Women-only tours: Why women are opting to travel without men
Single is the new black. More than a quarter of all households consist of one person, the fastest growing household type in the country, and the travel industry is catching on. There is now a small but growing number of specialist travel operators who organise tours exclusively for singles, most of them by and for women. The best bring creativity and imagination to their task, with themes that range from classical music tours to shopping, food and yoga to hardcore adventure.
Why would any woman want to travel with other women when she could join a mixed group?
“Women want to try things,” says Sue Hile, founder of Adventurous Women, “but travelling with males, sometimes they don’t think they can. It’s not everybody, but there are women out there who feel that they just can’t let their hair down and be themselves with men around and the company of women is different. You talk about different things, you laugh at different things. It’s a very different dynamic.”
“There are a lot of women who would like to go travelling but don’t necessarily want to go in a mixed group,” says Andrea Powis, chief diva and founder of Travelling Divas. “They just want time out to go off with a group of girls and have some fun and explore the world.”
“Security, friendship,” says Hayley Morris, founder of Sisterhood Womens Travel. “For many, a women-only travel group is nonthreatening, it’s more comfortable and emotionally supportive. There are a lot of women who are alone who might have travelled quite extensively with their partners in the past and being in a mixed group can be an unhappy experience. We also get plenty of first-time travellers. Women who don’t have someone to travel with, but like the idea of being in a physically and emotionally secure and supportive environment.”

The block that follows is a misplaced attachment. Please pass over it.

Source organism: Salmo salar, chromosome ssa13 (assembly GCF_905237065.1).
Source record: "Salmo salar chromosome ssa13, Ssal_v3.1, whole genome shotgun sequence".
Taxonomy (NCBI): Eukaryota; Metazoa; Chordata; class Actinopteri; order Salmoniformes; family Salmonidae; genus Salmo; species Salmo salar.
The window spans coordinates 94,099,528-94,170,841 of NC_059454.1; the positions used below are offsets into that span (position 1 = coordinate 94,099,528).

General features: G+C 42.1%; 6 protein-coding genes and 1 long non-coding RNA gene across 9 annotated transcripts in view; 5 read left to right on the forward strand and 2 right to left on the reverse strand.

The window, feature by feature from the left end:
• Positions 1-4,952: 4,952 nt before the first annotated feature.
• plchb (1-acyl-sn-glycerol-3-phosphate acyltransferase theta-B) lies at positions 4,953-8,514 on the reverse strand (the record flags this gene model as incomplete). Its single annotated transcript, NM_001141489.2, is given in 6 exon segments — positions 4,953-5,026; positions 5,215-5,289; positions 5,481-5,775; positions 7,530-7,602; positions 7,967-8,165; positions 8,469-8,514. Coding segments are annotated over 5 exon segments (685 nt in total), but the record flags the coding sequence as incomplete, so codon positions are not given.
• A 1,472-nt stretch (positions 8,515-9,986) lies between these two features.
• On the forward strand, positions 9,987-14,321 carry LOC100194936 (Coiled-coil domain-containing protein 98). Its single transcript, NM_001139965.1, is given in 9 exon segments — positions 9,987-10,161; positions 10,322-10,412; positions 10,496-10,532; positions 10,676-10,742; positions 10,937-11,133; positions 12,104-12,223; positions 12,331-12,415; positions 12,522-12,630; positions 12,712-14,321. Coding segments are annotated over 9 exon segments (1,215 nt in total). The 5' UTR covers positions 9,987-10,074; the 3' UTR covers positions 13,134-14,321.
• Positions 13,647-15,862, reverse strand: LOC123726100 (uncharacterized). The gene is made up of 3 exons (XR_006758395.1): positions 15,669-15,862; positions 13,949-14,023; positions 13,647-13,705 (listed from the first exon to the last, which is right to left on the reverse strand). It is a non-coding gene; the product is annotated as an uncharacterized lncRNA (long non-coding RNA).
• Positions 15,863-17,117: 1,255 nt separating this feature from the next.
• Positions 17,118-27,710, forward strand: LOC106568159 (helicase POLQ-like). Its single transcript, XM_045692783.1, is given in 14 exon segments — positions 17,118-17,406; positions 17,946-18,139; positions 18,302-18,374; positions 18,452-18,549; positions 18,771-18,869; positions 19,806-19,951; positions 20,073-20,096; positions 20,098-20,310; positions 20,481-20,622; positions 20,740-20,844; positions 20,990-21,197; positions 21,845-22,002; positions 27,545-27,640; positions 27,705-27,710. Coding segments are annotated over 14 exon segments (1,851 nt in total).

“Even a lot of women with partners often feel more comfortable if it’s a women-only tour,” according to Marika Martinez, the driving force behind Women’s Own Adventures. “Most women over 45 don’t want to travel totally on their own but if there are men in a group of travellers they’re usually in couples and if you’re the odd one out it’s not an inclusive experience. I once joined a tour group with three couples and two single women in their 20s. I was in my 40s at the time and I was definitely the odd one out. The tour itself was fine but the experience wasn’t. And that’s what got me thinking about women-only travel.”
Marika Martinez was a pioneer of women-only tours in Australia. “That was back in 2007 but now there are several other operators and even mainstream tour operators that are now offering women-only tours.”
Martinez estimates that 99 per cent of her clients are women aged 50-plus. “About half of those are single for one reason or another, the rest have partners who don’t wish to travel or they’ve got health issues or they simply don’t want to do the same kind of tours. Most of those women are empty nesters, about half are retired and they’ve got time and money on their hands. Travel gives them a chance to recapture some of their youth and vitality, to get out and do things while they’re still active and healthy and they surprise themselves. Quite a few of our clients have never even had a passport before they do a trip with us but once they’ve experienced travel in a group of women they find there’s a lot of camaraderie. They make instant friends and a lot come back and travel again with us or with friends they’ve made in the group.”
“We’ve had women who have travelled 12 times with us,” says Hayley Morris. “We also have women who travel just once or twice with Sisterhood Womens Travel then they become confident enough to spread their wings and start travelling on their own, or with a friend they’ve met on one of our trips”